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View Full Version : M12x1.75 Left Hand Bolt



japcas
07-16-2009, 08:00 AM
I'm trying to help a friend find a bolt for his machinery. He had it checked by a friend of his who is a good machinist and determined that it is an M12x1.75 left handed thread. He can't seem to find it any where and he has checked out all of the usual places such as Fastenal. It needs to have a hex head and be about 40 millimeters long. Any one of you guys know where we might find such a bolt. He even went back to the machinery dealer and they told him to get it at fastenal but they didn't have it. The left hand thread seems to break the deal every time. I checked Mcmaster Carr but couldn't find it either.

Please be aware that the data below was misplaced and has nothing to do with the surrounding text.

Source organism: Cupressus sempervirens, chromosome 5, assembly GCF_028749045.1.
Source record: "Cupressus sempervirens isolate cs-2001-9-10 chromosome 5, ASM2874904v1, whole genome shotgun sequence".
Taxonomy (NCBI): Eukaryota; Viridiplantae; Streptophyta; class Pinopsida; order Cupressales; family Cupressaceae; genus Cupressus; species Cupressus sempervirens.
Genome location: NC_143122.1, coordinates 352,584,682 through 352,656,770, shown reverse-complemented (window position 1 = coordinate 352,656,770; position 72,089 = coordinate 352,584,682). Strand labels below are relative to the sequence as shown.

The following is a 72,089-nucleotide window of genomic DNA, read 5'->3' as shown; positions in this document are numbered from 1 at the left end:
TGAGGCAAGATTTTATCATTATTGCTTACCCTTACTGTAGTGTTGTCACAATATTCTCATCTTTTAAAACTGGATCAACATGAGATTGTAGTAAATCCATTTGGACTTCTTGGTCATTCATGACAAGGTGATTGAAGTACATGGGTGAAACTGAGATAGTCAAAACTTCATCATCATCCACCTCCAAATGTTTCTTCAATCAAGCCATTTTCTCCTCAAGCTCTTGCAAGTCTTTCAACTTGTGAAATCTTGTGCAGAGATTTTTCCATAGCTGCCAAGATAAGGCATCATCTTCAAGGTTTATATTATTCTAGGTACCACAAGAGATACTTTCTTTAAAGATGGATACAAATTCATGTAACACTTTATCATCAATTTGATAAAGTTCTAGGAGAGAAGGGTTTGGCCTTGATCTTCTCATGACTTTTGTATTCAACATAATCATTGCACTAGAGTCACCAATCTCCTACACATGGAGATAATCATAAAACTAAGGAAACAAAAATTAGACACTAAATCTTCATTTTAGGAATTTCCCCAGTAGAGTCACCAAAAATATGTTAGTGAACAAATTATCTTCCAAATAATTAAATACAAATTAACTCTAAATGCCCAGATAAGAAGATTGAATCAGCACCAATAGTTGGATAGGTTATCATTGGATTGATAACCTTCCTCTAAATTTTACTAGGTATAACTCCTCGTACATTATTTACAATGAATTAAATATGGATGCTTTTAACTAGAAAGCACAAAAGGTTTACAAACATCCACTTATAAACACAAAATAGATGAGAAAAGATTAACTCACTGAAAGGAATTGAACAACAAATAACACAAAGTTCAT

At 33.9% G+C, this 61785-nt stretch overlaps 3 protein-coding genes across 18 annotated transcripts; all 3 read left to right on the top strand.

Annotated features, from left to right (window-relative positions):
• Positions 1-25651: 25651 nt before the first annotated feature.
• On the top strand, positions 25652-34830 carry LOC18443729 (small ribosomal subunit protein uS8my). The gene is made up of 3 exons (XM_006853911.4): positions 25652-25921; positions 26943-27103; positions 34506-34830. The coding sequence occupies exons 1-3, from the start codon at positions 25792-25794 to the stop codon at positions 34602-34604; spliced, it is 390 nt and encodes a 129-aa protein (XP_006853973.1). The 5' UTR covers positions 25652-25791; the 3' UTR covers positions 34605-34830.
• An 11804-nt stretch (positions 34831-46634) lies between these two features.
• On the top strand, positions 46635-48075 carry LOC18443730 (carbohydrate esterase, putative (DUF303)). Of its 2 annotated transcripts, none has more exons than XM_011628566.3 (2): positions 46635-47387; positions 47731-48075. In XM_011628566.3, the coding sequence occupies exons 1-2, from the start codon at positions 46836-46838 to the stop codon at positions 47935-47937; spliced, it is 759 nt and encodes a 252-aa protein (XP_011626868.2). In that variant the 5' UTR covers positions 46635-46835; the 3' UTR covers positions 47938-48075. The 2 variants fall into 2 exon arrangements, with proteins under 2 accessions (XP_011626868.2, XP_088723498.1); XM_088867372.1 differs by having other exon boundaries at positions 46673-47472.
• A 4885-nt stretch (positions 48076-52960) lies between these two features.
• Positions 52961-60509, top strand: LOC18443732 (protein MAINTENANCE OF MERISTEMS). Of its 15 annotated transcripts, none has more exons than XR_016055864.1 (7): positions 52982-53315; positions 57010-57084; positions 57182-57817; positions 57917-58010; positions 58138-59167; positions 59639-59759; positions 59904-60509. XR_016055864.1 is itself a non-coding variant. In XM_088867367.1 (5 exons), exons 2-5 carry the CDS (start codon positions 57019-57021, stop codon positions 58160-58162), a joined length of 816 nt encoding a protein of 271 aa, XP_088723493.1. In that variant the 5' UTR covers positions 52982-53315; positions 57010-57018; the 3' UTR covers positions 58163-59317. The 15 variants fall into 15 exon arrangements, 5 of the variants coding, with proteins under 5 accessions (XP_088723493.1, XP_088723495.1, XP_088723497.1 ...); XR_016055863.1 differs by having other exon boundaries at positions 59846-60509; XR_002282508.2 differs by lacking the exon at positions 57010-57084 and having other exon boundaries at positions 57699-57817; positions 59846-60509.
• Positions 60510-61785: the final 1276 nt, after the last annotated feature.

And before anyone mentions it he really doesn't want to have to make one for safety reasons. Thanks for any information.

GKman
07-16-2009, 08:15 AM
And before anyone mentions it he really doesn't want to have to make one for safety reasons.

And where do you suppose the store-bought ones (if there were any) would come from, a mine in South Africa where they were formed by nature ten million years ago?

Start with an M12 that is too long and single point the LH threads and part off.

wierdscience
07-16-2009, 08:21 AM
It's on a finish mower isn't it?Bolt that holds the blade on right?I've removed a bushel basket of them,that's why it seems familiar.

If so dealer is full of it,they can get it,they just don't want to.Maybe find another dealer?

Another option is call McMaster-Carr and ask them if they can supply it.There is a lot more they can supply that isn't in the catalog.

Third option my local farm supply had them,if they still do I can send you however many they have.

J Tiers
07-16-2009, 09:03 AM